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Adrian Carton de Wiart was an adventurer, at least that is the vision presented to us in his memoirs. A picture of the Norway campaign is delivered, with some editorial content. After Norway, he was Adrian Carton de Wiart was a complete mad-man, uncommonly courageous, and strikingly modest. He never once even metions winning the VC in his memoir.
Worth a read just for the part where he rips off his own fingers so he can get back to the front lines faster. Happy Odyssey. Adrian Carton de Wiart. In the winter of , Napoleon's army retreated from Moscow under appalling conditions, hunted by three separate Russian armies, its chances of survival apparently nil. By late November Napoleon had reached the banks of the River Berezina—the last natural obstacle between his army and the safety of the Polish frontier.
But instead of finding the river frozen solid enough to march his men across, an unseasonable thaw had turned the Berezina into an icy torrent. Having already ordered the burning of his bridging equipment, Napoleon's predicament was serious enough: but with the army of Admiral Chichagov holding the opposite bank, and those of Kutusov and Wittgenstein closing fast, it was critical. Only a miracle could save him In a gripping narrative Alexander Mikaberidze describes how Napoleon rose from the pit of despair to the peak of his powers in order to achieve that miracle.
Drawing on contemporary sources—letters, diaries, memoirs—he recreates one of the greatest escapes in military history—a story often half-told in general histories of the Russian campaign but never before fully explored.
Adrian Carton de Wiart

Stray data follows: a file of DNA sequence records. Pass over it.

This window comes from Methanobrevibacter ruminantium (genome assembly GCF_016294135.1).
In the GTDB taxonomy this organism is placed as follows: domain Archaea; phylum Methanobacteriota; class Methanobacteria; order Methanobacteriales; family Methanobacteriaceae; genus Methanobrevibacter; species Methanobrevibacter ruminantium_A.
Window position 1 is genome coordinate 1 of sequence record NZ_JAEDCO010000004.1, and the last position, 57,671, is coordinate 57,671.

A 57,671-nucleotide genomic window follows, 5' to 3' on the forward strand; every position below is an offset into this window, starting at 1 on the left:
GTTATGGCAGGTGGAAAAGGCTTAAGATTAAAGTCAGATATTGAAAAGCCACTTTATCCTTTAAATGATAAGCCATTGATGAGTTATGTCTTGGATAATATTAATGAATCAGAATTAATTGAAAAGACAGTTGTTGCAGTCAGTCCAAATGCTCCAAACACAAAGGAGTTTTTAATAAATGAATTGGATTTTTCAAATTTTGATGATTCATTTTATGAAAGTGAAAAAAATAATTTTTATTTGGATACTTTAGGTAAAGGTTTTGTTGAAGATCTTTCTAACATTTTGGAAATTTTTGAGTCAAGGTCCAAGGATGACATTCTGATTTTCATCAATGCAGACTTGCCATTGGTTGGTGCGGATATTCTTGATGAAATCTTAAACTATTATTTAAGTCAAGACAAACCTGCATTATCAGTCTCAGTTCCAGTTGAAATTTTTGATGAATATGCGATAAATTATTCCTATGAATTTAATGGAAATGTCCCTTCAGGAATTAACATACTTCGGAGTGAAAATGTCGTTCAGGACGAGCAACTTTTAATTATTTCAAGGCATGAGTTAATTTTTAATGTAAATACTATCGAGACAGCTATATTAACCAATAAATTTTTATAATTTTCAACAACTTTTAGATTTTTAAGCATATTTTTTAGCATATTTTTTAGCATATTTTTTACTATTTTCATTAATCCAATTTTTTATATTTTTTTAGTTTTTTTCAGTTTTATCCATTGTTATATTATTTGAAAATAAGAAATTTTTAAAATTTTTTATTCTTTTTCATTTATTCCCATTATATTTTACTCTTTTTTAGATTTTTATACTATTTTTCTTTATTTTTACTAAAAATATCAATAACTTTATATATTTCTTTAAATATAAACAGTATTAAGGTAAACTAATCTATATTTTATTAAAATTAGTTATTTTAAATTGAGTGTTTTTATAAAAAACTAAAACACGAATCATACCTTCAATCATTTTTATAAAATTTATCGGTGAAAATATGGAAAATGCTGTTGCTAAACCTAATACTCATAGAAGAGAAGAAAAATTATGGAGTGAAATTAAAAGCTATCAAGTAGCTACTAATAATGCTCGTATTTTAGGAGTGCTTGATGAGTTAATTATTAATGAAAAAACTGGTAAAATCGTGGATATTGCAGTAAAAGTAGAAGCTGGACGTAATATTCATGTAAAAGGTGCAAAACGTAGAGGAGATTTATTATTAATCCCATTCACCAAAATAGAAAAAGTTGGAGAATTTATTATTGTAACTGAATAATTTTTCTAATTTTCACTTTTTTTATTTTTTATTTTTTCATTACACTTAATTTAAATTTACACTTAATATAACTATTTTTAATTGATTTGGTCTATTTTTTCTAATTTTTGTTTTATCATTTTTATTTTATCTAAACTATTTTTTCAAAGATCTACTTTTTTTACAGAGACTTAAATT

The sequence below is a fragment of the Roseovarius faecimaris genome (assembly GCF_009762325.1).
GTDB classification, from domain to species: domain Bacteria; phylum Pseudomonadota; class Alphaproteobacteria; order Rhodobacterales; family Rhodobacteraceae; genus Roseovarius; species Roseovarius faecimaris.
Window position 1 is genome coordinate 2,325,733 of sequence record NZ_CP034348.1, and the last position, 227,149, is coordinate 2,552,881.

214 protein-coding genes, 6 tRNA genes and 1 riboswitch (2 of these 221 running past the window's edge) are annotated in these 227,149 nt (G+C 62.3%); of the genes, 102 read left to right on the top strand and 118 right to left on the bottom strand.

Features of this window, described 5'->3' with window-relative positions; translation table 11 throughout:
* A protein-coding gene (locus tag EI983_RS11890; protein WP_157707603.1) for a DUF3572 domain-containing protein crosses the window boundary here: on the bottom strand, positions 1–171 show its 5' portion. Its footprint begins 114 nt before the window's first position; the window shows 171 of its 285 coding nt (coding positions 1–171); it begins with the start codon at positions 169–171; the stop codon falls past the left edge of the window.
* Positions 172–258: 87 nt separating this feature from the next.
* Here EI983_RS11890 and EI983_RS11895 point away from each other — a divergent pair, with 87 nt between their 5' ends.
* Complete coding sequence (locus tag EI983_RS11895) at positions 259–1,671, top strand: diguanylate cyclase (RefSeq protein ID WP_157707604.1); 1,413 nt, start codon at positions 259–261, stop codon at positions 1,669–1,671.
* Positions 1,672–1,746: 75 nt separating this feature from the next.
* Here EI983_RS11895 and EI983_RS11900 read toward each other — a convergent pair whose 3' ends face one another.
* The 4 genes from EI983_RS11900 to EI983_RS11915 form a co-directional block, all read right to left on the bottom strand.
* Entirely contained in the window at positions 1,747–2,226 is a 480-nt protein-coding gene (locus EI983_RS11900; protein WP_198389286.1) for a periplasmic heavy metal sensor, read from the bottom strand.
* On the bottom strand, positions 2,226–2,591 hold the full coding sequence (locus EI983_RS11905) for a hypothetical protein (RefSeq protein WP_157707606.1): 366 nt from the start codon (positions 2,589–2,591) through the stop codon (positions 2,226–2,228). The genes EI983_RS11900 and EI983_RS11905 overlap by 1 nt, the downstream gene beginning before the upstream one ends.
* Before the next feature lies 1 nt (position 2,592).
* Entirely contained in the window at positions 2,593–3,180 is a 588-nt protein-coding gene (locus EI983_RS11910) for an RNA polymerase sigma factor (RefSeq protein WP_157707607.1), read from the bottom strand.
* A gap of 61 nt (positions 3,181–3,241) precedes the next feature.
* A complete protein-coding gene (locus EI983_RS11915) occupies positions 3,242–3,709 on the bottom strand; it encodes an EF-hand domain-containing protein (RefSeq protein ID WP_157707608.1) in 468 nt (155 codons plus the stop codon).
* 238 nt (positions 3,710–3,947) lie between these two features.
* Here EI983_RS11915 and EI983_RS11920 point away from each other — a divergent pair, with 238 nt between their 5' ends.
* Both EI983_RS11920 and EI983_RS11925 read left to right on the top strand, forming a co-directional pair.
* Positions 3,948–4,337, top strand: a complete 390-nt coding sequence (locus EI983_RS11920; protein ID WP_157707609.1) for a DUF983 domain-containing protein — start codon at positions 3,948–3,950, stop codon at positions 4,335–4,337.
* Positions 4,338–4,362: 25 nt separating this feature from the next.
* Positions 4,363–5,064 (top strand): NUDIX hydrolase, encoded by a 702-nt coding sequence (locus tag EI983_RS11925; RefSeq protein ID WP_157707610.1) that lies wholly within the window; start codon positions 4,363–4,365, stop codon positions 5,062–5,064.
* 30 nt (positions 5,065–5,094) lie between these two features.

This article uses a Belgian surname: his surname is Carton de Wiart , not Wiart. He was awarded the Victoria Cross , the highest military decoration awarded for valour "in the face of the enemy" in various Commonwealth countries. He was shot in the face, head, stomach, ankle, leg, hip, and ear; survived two plane crashes; tunnelled out of a prisoner-of-war camp ; and tore off his own fingers when a doctor refused to amputate them. After returning home from service including a period as a prisoner-of-war in the Second World War , he was sent to China as Winston Churchill 's personal representative.
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The least you can say about this person is that he indeed has lived an adventurous life, shedding random body parts hither and dither. Nevertheless the book should rather be titled: "Life of an upstart". Remarkable memories of one of the most awesome lives lived from the end of the Victorian era to the swinging sixties. Quite an outstanding individual. Please sign in to write a review. If you have changed your email address then contact us and we will update your details.
Adrian Carton de Wiart was an adventurer, at least that is the vision presented to us in his memoirs. A picture of the Norway campaign is delivered, with some editorial content. After Norway, he was Adrian Carton de Wiart was a complete mad-man, uncommonly courageous, and strikingly modest. He never once even metions winning the VC in his memoir. Worth a read just for the part where he rips off his own fingers so he can get back to the front lines faster.
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